Failure to make the postseason is not the Philadelphia Eagles most pressing issue. After watching Thursday’s game the scrutiny should begin with the defensive unit. Coming into the season there were a lot of questions about the promotion of Eagles former offensive line coach, Juan Castillo to defensive coordinator. Castillo had no defensive coaching experience above the community college level but head coach Andy Reid was so impressed with Juan’s zeal (and 17 years of service) that he proclaimed Castillo to be the best choice. The team really did not interview any other prospects though a lot of names (Trgovac, Jauron, Williams, Rivera, Singletary to name just a few) had been circulated. At the time it seemed mysterious. Why not draw from a limitless talent pool to find the best candidate available through due dilligence? Was Castillo really the best person out there or were there other reasons why Castillo was granted the job? This cheerleader approach by Castillo does not work in the NFL (as has been proven repeatedly but most recently by Mike Singletary in San Francisco). Then again, across the sidelines stands Pete Carroll, college coach extraordinaire. So the amendment should be that the cheerleader effect can work if subsidized by a solid gameplan and fortified defensive scheme.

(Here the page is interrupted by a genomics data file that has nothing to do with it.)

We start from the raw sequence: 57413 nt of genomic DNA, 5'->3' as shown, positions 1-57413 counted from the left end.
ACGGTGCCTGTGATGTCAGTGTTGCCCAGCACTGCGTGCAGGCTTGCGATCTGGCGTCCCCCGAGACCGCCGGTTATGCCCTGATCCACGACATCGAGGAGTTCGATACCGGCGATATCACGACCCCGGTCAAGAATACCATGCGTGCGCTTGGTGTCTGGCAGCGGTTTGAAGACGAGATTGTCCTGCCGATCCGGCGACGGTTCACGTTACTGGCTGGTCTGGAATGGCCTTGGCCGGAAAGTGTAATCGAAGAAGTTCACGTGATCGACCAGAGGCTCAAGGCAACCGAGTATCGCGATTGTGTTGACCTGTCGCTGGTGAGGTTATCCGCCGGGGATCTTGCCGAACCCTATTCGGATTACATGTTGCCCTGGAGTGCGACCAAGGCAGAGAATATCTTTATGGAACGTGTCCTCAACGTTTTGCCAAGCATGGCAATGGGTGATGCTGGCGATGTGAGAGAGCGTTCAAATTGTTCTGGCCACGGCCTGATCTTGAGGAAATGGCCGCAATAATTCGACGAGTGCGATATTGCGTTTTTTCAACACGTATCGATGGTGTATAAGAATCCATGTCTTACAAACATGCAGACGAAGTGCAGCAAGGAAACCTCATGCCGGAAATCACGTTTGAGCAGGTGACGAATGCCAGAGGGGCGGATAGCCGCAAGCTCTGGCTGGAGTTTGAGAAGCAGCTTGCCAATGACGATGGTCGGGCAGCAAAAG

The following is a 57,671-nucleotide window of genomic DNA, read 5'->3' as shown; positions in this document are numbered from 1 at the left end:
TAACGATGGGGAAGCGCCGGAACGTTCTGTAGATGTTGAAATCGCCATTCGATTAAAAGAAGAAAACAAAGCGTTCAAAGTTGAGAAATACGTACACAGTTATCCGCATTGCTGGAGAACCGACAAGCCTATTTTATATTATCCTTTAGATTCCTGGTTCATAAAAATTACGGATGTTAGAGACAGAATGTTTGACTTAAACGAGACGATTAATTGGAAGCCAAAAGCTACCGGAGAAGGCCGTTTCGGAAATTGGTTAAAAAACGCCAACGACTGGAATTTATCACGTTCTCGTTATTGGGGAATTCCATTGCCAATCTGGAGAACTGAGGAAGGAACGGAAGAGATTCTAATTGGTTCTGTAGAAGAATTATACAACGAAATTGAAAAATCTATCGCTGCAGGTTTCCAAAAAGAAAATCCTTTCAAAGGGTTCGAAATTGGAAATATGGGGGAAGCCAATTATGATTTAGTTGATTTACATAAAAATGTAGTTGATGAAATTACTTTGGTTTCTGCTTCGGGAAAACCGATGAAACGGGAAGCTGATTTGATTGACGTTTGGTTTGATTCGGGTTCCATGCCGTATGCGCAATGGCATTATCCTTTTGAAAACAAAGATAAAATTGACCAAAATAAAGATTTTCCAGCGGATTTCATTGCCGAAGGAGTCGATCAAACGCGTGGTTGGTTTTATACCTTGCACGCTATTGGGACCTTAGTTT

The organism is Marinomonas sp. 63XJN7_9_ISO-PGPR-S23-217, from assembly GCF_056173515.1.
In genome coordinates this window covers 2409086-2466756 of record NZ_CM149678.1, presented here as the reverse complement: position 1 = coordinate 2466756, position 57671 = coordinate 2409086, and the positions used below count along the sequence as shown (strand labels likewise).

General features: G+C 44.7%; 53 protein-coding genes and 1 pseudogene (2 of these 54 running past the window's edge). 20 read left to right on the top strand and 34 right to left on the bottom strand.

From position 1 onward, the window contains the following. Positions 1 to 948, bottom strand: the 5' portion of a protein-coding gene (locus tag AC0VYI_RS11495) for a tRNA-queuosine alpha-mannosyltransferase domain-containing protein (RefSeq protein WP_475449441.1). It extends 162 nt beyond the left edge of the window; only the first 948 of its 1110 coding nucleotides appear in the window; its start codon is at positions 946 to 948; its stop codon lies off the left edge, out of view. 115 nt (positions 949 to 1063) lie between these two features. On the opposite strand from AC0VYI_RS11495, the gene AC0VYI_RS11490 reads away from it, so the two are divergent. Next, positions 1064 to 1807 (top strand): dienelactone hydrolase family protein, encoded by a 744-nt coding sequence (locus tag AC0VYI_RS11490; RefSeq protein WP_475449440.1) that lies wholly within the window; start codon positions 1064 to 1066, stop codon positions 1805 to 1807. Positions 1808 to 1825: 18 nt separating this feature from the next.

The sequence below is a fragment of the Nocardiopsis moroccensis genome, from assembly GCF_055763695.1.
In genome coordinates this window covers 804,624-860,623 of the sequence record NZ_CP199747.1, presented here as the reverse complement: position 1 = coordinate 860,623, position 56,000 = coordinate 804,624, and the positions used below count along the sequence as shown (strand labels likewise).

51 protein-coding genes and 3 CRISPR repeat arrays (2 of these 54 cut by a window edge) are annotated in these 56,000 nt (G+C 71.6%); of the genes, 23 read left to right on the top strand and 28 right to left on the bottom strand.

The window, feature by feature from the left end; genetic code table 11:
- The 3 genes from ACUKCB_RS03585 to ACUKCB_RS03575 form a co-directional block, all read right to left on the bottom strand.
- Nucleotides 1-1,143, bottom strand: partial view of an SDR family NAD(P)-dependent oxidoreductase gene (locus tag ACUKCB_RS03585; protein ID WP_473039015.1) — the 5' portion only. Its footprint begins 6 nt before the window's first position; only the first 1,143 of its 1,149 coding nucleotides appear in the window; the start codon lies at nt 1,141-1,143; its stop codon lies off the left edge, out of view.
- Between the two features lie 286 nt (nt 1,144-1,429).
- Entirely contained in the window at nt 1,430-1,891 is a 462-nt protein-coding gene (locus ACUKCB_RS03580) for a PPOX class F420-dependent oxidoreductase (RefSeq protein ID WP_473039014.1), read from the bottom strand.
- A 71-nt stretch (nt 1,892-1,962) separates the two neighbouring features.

Not the case for the Philadelphia Eagles.
Thursday night’s game against the Seahawks again proved that this team is unable to make tackles and looks totally bewildered on the field. There were plenty of missed coverages not to mention a complete lack of pride or passion. There is no excuse for any of this – despite attempts to meld a Wide 9 philosophy with a poor core of linebackers having virtually no preseason and a collection of sixth and seventh round draft talent. Those excuses don’t fly in Week 12 of the NFL season. The players look lost and discombobulated and that is largely because they are lost and discombobulated. Stallwart defensive backs are being asked to play zone coverage while unproven rookie and sophomore safeties wind up covering world class receivers in their wake.
The Eagles defense was once again embarrassed - this time by Tavaris Jackson – whom they made look like Tom Brady. Tarvaris Jackson (13-16, 190 yards, TD, 137 QBR) is certainly no Tom Brady (nor is he Tom Cruise, Tom Hanks, Tom Mix or Tommy Hilfiger). Even Tom & Jerry might be more entertaining than Tavaris Jackson’s version of a passing clinic but Jackson was on the winning team Thursday night!
Seattle totaled 347 yards of offense (Eagles 330) but 174 of those yards were via the rushing attack, which devoured the Eagles defense. The Seahawks were led by RB Marshawn Lynch who finished the night with 22 carries, 148 yards and a couple TD. This was testament as much to the fact that the Eagles appeared not interested in playing as Lynch’s talent. Philadelphia showed no heart or desire allowing Lynch to break tackles and run rampant all night long. Especially disconcerting was the fact that Seattle’s pop-gun passing game (173 yards) was no alternative to Lynch’s legs. Knowing what an offense will do is one thing, stopping them is quite another.